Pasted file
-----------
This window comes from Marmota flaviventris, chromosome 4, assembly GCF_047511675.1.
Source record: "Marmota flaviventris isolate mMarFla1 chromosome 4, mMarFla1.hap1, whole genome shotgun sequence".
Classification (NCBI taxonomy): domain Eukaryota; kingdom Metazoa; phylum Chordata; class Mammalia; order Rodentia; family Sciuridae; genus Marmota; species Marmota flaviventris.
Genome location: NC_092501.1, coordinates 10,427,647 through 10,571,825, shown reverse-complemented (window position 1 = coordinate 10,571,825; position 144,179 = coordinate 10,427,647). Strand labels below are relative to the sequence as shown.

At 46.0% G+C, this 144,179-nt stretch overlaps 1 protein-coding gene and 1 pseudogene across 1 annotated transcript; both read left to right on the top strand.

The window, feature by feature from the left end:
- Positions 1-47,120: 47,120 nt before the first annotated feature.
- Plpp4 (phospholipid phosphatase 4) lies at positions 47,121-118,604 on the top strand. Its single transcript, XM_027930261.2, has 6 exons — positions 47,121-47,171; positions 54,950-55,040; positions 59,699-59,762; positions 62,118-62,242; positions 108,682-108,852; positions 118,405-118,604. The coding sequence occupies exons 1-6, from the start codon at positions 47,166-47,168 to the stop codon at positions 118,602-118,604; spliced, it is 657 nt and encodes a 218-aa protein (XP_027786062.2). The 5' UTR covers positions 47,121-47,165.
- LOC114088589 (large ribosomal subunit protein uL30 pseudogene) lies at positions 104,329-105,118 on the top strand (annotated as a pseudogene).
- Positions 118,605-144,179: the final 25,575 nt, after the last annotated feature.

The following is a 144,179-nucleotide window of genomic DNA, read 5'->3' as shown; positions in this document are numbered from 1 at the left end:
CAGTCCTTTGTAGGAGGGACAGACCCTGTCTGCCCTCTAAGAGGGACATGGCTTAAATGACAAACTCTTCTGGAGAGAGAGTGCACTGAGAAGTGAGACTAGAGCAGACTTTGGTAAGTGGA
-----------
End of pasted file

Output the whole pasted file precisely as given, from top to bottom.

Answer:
This window comes from Marmota flaviventris, chromosome 4, assembly GCF_047511675.1.
Source record: "Marmota flaviventris isolate mMarFla1 chromosome 4, mMarFla1.hap1, whole genome shotgun sequence".
Classification (NCBI taxonomy): domain Eukaryota; kingdom Metazoa; phylum Chordata; class Mammalia; order Rodentia; family Sciuridae; genus Marmota; species Marmota flaviventris.
Genome location: NC_092501.1, coordinates 10,427,647 through 10,571,825, shown reverse-complemented (window position 1 = coordinate 10,571,825; position 144,179 = coordinate 10,427,647). Strand labels below are relative to the sequence as shown.

At 46.0% G+C, this 144,179-nt stretch overlaps 1 protein-coding gene and 1 pseudogene across 1 annotated transcript; both read left to right on the top strand.

The window, feature by feature from the left end:
- Positions 1-47,120: 47,120 nt before the first annotated feature.
- Plpp4 (phospholipid phosphatase 4) lies at positions 47,121-118,604 on the top strand. Its single transcript, XM_027930261.2, has 6 exons — positions 47,121-47,171; positions 54,950-55,040; positions 59,699-59,762; positions 62,118-62,242; positions 108,682-108,852; positions 118,405-118,604. The coding sequence occupies exons 1-6, from the start codon at positions 47,166-47,168 to the stop codon at positions 118,602-118,604; spliced, it is 657 nt and encodes a 218-aa protein (XP_027786062.2). The 5' UTR covers positions 47,121-47,165.
- LOC114088589 (large ribosomal subunit protein uL30 pseudogene) lies at positions 104,329-105,118 on the top strand (annotated as a pseudogene).
- Positions 118,605-144,179: the final 25,575 nt, after the last annotated feature.

The following is a 144,179-nucleotide window of genomic DNA, read 5'->3' as shown; positions in this document are numbered from 1 at the left end:
CAGTCCTTTGTAGGAGGGACAGACCCTGTCTGCCCTCTAAGAGGGACATGGCTTAAATGACAAACTCTTCTGGAGAGAGAGTGCACTGAGAAGTGAGACTAGAGCAGACTTTGGTAAGTGGA